Present: Maria Chao, Chair Christine Gray-Mullen, Janet McGowan, Michael Birtwistle, David Levenstein.  Absent: Jack Jemsek Staff: Christine Brestrup, Planning Director, Pamela Field-Sadler, Administrative Assistant


1.Request to rescind the release of lots in the Amherst Hills subdivision granted on May 1, 2019,  because of a dispute over the condition of the roads.

2. Construction of a solar farm on the capped landfill behind the transfer station north of Belchertown Road

Minutes from the September 18 meeting were approved unanimously.

Roads Dispute in Amherst Hills Subdivision

Most of the 40 residents in attendance were from the 73-parcel Amherst Hills subdivision off Station Road. They requested that the Planning Board rescind the release of the remaining lots for sale in Amherst Hills. . On May 1, 2019, the Planning Board gave Tofino Associates, a New Jersey firm represented locally by Ted Parker, permission to sell an additional 13 lots in the subdivision. Four of the lots have already been sold to Bercume Construction for $140,000 apiece. The Amherst Hills residents contended that they were not notified of this request for releasing the additional 13 lots for sale. In a detailed argument, James Masteralexis of Linden Ridge Road contended that Tofino has not finished the roads through the subdivision, although he has filled potholes and done some maintenance. Now that the unsold lots are available for sale, Parker has told the residents that the roads are now the responsibility of the Amherst Hills Neighborhood Association. 

Although it is a general, though unwritten, policy of the Town not to require the final coat of asphalt to be laid until construction is complete, some homes in this subdivision have been occupied for as many as 15 years. The roads are almost impassable and would require major construction to bring them up to the Town standards, according to several of the neighbors, who pointed out that the Town Engineer has provided them with a long list of changes that must be made in the subdivision immediately, at an estimated cost of $16,000, if the Town is to plow its roads this winter. In previous years, the Town provided this service as a courtesy but plowing last year resulted in extensive damage to a town plow, so the Town now requires bringing the roads up to standard before it will resume plowing. In releasing the lots for sale, the Planning Board certified that the work specified in an August 2, 2017 covenant between Tofino Associates, Greenfield Bank, LLC, and the Town of Amherst was completed, even though it was not. Now that Tofino is permitted to sell all the lots, there is no motivation for them to complete the roads.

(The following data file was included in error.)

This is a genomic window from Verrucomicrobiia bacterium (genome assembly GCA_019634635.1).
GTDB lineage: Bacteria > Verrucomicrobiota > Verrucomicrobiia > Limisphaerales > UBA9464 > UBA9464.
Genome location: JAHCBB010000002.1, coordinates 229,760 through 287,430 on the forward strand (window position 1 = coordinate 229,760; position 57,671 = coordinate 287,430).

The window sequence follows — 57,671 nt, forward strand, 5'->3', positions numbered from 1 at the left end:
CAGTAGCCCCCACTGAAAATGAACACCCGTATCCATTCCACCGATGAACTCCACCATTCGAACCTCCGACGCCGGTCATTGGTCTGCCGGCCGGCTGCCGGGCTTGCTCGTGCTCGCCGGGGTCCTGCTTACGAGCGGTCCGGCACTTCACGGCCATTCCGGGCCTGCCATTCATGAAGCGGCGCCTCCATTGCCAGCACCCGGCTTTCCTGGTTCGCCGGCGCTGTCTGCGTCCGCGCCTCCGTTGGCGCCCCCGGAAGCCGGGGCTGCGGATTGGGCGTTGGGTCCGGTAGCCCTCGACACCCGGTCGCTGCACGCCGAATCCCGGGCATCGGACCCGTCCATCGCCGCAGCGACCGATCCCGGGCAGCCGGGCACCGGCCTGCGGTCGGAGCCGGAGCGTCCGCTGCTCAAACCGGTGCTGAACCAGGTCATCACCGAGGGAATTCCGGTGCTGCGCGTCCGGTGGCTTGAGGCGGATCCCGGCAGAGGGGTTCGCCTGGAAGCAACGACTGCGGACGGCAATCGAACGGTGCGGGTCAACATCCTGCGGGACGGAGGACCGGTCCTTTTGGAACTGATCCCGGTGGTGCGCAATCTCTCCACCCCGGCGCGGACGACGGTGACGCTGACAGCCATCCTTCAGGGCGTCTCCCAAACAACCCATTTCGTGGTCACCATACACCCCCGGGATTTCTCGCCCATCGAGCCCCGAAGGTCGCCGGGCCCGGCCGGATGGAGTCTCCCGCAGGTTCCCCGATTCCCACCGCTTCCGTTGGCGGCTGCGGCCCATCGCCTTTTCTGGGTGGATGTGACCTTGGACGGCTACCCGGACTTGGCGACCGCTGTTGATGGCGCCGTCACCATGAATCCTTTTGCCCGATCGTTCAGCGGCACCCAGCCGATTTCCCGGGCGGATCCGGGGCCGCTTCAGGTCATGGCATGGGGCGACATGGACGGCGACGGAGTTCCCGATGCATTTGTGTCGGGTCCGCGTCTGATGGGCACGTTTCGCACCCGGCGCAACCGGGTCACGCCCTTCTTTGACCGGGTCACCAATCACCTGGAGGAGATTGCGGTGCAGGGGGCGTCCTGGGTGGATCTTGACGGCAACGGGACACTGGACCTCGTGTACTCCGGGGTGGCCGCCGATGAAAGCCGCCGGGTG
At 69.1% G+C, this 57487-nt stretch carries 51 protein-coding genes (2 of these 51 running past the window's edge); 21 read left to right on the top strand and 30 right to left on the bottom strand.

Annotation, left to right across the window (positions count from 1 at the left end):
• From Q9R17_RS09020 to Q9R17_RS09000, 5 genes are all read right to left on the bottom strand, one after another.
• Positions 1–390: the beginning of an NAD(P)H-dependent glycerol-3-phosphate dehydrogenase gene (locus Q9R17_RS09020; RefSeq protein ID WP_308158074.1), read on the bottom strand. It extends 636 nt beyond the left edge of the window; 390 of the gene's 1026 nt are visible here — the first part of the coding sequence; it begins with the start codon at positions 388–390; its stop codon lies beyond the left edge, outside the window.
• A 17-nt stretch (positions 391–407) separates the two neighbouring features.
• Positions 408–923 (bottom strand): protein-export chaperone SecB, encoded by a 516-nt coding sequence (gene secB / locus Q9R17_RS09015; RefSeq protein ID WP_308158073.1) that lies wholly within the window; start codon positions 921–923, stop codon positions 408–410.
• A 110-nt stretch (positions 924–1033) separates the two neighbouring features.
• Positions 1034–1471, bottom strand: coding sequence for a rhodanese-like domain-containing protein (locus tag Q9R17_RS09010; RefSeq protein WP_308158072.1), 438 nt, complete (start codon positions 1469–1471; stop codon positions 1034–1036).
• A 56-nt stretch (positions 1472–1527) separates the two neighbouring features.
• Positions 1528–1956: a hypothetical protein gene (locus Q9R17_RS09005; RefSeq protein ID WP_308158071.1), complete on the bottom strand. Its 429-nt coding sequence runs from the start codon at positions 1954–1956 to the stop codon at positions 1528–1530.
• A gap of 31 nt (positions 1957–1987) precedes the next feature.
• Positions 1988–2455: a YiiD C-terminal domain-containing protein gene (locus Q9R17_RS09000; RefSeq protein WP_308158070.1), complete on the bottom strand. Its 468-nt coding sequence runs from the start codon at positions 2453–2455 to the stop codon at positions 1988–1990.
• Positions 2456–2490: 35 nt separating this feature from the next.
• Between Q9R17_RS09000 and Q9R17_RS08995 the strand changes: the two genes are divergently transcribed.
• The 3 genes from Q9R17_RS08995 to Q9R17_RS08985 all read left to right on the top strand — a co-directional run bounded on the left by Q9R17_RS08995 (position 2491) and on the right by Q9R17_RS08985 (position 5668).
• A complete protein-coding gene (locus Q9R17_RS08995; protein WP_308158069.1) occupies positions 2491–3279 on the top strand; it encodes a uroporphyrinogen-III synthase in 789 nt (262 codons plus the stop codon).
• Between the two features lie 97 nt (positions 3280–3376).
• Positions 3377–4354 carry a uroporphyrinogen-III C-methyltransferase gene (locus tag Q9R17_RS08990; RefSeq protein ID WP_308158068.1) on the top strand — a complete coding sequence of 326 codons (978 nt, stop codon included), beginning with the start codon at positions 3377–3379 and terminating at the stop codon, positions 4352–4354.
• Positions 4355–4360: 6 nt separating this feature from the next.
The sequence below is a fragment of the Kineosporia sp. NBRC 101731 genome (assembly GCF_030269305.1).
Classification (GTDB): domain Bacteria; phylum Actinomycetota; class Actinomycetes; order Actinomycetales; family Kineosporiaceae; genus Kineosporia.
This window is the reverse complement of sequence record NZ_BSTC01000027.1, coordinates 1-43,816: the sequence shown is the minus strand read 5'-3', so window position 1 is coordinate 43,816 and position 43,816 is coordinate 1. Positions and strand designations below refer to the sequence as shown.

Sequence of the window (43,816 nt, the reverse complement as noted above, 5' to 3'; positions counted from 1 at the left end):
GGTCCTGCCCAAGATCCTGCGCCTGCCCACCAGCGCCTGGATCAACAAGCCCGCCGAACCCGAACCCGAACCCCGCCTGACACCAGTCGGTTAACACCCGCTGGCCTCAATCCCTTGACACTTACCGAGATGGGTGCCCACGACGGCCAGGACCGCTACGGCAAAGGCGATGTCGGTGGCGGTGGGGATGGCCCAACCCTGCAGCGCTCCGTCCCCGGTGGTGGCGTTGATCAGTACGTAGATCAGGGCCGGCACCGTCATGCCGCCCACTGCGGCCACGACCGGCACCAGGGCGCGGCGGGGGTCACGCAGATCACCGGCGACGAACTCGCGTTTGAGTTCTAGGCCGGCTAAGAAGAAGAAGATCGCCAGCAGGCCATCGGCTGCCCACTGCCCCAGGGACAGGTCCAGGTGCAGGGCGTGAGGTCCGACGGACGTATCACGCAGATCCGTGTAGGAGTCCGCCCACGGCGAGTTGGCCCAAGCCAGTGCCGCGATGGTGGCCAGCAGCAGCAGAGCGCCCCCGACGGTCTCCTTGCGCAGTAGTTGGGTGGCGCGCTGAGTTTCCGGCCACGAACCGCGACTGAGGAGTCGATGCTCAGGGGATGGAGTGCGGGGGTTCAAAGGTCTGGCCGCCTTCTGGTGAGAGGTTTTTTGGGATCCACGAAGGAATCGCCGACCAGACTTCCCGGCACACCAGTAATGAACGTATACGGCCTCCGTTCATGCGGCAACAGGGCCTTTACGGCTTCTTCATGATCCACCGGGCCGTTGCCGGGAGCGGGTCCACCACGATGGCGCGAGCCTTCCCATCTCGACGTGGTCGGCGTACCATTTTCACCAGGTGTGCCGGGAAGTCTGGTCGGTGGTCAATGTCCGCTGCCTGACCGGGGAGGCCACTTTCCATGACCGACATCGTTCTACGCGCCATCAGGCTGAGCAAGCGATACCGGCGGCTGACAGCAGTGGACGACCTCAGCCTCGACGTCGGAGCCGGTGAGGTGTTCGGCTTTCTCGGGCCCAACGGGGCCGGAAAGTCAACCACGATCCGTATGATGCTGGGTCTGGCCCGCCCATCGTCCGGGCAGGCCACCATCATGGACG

Masteralexis said that when anyone buys one of the Amherst Hills lots, they become members of the Amherst Hills Neighborhood Association. But the Association has never met nor collected dues. Although neighbors would be willing to do some maintenance, they feel that road construction is the responsibility of the developer. Eight of the residents present spoke to the deplorable condition of the roads and the danger to drivers, buses, and pedestrians. 

Shortly before the meeting, the Planning Board  received an email from Town Counsel Joel Bard stating that the Planning Board could rescind their release of the lots or could deny building permits on any of the remaining  nine lots not yet sold, and should consider any decision carefully.

Although Planning Board members were clearly sympathetic to the requests of the Amherst Hills residents, they were reluctant to act hastily. They decided to do a site visit to the subdivision and to carefully consider the available options. They called a special meeting on October 30 to decide on the matter. 

Solar Farm at 740 Belchertown Road